There’s nothing worse than walking into your babies’ room bright and early in the morning, and being hit in the face with a smell so pungent, so foul, that it makes your eye’s water.
In the cloth diapering community, it’s spoken about often, but there’s a lot of mis-information floating around about it’s true nature.
One of the biggest mysteries is why the overnight diapers are the worst. Your diaper stash can be perfectly pleasant from 8-8pm, but come nighttime, things start to get kinda hairy. Why do night time diapers get a bad rap?
To get to the heart of the matter, we need to learn a little bit around a substance called Urea. Urea is the main component of urine and is the root source of all the stink.
Urea is synthesized in the body of many organisms as part of the urea cycle, either from the oxidation of amino acids or from ammonia. In this cycle, amino groups donated by ammonia and L-aspartate are converted to urea, while L-ornithine, citrulline, L-argininosuccinate, and L-arginine act as intermediates.
Ammonia (NH3) is a common byproduct of the metabolism of nitrogenous compounds. Ammonia is smaller, more volatile and more mobile than urea. If allowed to accumulate, ammonia would raise the pH in cells to toxic levels. Therefore many organisms convert ammonia to urea, even though this synthesis has a net energy cost. Being practically neutral and highly soluble in water, urea is a safe vehicle for the body to transport and excrete excess nitrogen.
In water, the amine groups undergo slow displacement by water molecules, producing ammonia and carbonate anion. For this reason, old, stale urine has a stronger odor than fresh urine.
Ammonia and urea are very close cousins…siblings even. With a similar chemical composition, they can share and trade molecules pretty freely. They can turn from Dr. Jekyll to Mr. Hyde in a matter of hours.
In normal concentrations, like if you drink plenty of water, and urinate often, the urea doesn’t have much time to convert back to ammonia and is pretty diluted. But if left sitting around, exposed to air and moisture, it can quickly change its tune and turn into ammonia.
What makes it even worse, is one molecule of urea can turn into 2 molecules of ammonia. Which means that things can get potent quickly!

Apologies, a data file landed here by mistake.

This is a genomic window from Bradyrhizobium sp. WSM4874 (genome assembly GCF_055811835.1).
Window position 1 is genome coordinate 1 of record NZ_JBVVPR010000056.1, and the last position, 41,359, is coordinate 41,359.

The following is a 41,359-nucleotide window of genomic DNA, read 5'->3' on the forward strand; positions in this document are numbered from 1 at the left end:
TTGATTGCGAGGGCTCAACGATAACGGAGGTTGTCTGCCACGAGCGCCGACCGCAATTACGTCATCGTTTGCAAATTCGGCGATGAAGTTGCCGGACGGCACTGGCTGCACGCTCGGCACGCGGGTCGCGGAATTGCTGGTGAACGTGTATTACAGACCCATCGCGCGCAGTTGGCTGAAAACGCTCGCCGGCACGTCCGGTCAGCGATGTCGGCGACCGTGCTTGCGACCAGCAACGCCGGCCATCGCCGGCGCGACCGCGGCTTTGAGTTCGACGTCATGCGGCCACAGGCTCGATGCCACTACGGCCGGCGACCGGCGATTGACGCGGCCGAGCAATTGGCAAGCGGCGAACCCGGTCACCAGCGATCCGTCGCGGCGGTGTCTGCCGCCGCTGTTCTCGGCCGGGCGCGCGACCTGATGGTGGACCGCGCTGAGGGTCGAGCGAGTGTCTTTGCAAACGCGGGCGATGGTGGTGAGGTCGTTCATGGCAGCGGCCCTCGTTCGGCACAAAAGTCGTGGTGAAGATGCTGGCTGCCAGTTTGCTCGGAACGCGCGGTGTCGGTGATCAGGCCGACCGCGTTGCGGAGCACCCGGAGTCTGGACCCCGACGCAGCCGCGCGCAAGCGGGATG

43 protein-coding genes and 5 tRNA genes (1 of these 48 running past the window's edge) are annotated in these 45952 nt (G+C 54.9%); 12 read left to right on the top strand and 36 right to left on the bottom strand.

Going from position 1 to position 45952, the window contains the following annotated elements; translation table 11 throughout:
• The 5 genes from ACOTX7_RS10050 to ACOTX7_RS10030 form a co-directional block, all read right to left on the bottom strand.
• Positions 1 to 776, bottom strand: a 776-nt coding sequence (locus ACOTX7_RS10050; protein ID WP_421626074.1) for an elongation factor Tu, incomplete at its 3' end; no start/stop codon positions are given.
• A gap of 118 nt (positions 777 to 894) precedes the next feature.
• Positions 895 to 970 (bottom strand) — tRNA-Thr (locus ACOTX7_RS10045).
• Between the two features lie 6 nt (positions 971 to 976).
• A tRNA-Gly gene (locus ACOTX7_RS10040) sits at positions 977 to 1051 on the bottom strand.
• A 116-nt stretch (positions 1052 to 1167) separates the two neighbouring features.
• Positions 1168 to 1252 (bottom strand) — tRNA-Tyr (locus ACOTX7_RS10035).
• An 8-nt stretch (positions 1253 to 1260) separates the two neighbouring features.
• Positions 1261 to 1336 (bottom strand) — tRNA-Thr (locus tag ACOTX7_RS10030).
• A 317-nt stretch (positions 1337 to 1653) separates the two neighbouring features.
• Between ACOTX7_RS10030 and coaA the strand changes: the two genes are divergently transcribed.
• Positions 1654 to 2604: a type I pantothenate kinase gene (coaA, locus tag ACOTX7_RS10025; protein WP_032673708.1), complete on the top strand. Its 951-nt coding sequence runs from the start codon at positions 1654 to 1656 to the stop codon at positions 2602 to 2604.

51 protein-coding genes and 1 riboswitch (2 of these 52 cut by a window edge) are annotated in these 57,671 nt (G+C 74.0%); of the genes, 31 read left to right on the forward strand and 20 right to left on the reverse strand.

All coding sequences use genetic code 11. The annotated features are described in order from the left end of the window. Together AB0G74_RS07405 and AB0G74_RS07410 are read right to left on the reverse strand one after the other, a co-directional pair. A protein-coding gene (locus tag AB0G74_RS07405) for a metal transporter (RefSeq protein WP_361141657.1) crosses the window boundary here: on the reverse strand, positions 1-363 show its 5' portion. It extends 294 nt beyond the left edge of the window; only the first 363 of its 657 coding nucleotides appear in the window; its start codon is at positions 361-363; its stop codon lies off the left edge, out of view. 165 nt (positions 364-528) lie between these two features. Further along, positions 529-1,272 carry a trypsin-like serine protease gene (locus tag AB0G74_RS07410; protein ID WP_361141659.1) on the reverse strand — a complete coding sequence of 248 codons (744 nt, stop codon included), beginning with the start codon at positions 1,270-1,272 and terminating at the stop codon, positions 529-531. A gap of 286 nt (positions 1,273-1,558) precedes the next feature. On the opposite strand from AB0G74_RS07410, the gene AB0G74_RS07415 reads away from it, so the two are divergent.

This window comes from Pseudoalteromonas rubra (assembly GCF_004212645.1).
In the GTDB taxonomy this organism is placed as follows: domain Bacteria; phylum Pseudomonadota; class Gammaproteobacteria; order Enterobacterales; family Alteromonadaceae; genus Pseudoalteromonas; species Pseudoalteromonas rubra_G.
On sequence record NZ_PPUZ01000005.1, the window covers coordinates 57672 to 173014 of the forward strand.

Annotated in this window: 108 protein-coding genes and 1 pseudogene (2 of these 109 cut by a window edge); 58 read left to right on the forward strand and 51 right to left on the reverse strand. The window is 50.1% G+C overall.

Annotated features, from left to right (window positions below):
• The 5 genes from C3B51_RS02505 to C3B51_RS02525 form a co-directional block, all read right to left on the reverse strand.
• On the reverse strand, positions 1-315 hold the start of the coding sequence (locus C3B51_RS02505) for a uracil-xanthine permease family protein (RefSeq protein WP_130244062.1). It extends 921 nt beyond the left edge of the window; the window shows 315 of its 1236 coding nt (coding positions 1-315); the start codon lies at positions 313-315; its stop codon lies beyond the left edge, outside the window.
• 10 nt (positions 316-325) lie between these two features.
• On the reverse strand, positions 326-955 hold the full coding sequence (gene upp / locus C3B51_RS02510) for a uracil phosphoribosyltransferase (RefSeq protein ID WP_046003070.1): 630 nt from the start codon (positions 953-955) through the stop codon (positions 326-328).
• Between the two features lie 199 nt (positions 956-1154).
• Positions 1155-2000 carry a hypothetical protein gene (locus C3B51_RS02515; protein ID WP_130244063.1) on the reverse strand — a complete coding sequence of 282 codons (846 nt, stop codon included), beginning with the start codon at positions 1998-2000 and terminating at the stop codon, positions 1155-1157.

So how do you solve the night time stink?
You can’t beat mother nature. If urea sits around for too long it’s going to start to stink. But there are a few ways that you can keep the smell to a minimum.
Step 1: Check your wash routine, and check it again. Rinsing thoroughly before and after your wash cycle to ensure that everything is rinsed out will go a long way to keeping the stink at bay. Then you only have to deal with 12 hour old pee, instead of 24 or 36 hour.
Pay close attention to thick diapers and inserts. The more they absorb, the harder they are to rinse.
Synthetics can also play a bit of a trick on you. Microfiber is actually hollow and can hold and trap moisture inside the crevices which takes quite a bit of agitation and water to get back out!
Tip: Do your rinses on warm instead of cold. This will actually open up the pores of the fabric more and allow more water to be extracted in your spin cycles. Which means less urea or water is left behind!
Step 2: Rinse your diapers before putting them in the pail. Invest in a good diaper sprayer or perfect the dunk and swish to get the majority of the urea out of your diapers before putting them in the pail. This will make for a much more pleasant diaper pail the next day.
Step 3: Try funk rock. Add a little Rockin' Green Funk Rock Ammonia Bouncer to your pre-wash to combat the ammonia at the source.
Sakami W, Harrington H (1963). “Amino acid metabolism,” Annual Review of Biochemistry